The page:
Pass book is back

2016-07-05 08:27

By Rabelani Dagada

DURING the May 2008 xenophobic attacks in South Africa, I had to retreat to Rustenburg because of fear of being attacked. A lot of Vhavenda and Shangaans, who are actually South Africans, are regarded as "Makwerekwere" a derogatory term which black African foreigners are called by some people in South Africa, and thus they (Vhavenda and Shangaans) too suffered from the xenophobic attacks.

Even today, I cannot walk Joburg’s inner city streets without my identity book because otherwise I will be arrested due to my very dark complexion. I have never gone to the inner city and left without being asked for my passport.

Strangely, it is only black African policemen who treat me like this. I initially used to make the mistake of responding in English and this would make the police even more determined to arrest me. I then started to speak in IsiZulu; gosh, my IsiZulu is very bad and my accent would sound Zimbabwean. Nowadays, I walk in the inner city of my liberated country with a very advanced constitution with my identity book and I stick to Tshivenda language when police harass me.

My friends encourage me to walk without my identity book. These educated friends go further and tell me that if I get arrested for not having my identity book I should sue the minister of police: "Rabs, no ways, these guys can’t treat you like this. There can’t be dompas (identity book) that you are required to carry like during the apartheid era merely because of your dark complexion. Don’t SAPS (South African Police Services) know that this is what Sisulu, Mandela and Bram Fischer fought for?"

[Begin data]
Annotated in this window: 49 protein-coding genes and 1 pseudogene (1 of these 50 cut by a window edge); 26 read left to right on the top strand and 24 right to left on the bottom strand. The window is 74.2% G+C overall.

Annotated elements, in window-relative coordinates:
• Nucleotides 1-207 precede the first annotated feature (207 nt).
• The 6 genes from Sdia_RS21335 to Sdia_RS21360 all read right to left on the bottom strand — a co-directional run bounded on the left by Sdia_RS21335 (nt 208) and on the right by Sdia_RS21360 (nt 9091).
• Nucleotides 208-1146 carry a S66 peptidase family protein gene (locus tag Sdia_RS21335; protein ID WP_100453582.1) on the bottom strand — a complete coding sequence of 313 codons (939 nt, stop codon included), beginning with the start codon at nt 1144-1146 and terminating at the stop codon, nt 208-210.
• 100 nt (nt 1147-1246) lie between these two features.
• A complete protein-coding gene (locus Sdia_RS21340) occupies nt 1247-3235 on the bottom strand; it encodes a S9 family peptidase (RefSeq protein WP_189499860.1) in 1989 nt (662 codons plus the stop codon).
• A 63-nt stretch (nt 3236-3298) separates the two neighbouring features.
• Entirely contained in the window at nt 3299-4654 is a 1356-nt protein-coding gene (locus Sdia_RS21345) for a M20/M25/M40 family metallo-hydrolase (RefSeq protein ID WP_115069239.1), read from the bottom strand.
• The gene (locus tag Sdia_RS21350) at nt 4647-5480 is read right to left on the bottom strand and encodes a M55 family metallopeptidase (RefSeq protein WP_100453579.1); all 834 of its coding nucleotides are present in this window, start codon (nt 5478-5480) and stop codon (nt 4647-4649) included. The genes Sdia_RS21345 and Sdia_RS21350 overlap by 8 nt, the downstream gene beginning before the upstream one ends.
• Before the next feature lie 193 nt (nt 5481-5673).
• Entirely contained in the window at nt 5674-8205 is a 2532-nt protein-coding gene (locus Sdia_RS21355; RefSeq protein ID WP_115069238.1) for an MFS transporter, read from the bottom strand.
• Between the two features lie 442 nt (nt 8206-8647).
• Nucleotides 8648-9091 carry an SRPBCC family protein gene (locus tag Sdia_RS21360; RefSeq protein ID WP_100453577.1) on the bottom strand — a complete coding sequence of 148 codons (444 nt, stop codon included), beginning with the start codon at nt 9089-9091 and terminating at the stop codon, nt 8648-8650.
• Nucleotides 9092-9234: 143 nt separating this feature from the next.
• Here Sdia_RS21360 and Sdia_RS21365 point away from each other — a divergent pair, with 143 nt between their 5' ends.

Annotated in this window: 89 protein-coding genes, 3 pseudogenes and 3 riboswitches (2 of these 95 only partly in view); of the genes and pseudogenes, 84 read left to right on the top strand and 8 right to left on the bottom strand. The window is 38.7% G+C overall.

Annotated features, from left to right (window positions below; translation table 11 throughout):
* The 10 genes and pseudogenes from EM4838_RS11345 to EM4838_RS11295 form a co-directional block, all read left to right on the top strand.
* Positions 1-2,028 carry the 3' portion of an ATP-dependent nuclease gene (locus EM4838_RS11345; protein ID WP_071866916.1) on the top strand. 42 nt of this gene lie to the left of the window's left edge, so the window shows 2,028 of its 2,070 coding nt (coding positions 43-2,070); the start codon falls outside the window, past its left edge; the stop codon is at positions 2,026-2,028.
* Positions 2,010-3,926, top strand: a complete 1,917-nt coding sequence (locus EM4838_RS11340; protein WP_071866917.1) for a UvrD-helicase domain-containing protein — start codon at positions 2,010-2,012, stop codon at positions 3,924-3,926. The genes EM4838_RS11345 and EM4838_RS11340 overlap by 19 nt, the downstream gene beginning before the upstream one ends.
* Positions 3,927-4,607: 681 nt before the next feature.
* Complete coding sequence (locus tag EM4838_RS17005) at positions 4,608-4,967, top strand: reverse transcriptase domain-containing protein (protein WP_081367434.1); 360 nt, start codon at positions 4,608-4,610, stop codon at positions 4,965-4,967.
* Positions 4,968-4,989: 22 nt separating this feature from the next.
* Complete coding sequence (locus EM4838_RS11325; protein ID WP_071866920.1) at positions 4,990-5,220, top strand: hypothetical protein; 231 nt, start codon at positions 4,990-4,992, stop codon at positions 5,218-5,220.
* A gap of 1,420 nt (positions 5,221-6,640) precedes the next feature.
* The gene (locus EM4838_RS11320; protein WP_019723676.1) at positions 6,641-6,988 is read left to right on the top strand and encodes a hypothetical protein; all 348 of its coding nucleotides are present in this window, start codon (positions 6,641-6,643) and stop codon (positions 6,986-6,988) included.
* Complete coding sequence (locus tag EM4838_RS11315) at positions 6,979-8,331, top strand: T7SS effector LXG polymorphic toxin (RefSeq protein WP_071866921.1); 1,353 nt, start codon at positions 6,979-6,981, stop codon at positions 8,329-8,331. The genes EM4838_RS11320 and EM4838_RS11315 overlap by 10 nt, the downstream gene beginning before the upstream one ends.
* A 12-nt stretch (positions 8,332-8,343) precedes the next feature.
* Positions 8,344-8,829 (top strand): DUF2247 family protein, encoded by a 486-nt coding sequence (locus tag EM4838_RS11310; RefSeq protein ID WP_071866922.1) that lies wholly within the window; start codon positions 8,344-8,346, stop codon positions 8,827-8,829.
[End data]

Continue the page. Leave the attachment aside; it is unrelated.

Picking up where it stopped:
I don’t answer, I just shake my head. You see, they don’t understand. By the time I successfully sue the minister of police, I would have been taken to the Lindela Refugee Repatriation camp, possibly get raped, and be deported to Zimbabwe or Mozambique. I would have to spend some three years going to court and paid half a million rand to lawyers.

Where do I get such a lot of money? I am just a university professor, and not the then general secretary of National Union of Mineworkers, Frans Baleni, who reportedly once described his exorbitant union pay as a market related salary.

Another version of this opinion piece was published by the Business Day.

Dagada is a South African academic, analyst, and consultant. He is on Twitter: @Rabelani_Dagada

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